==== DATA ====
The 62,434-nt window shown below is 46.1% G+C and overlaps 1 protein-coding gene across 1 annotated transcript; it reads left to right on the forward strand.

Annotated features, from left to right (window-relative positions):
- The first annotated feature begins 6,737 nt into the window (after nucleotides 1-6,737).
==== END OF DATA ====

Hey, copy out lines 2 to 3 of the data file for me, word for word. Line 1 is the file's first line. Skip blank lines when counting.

Annotated features, from left to right (window-relative positions):
- The first annotated feature begins 6,737 nt into the window (after nucleotides 1-6,737).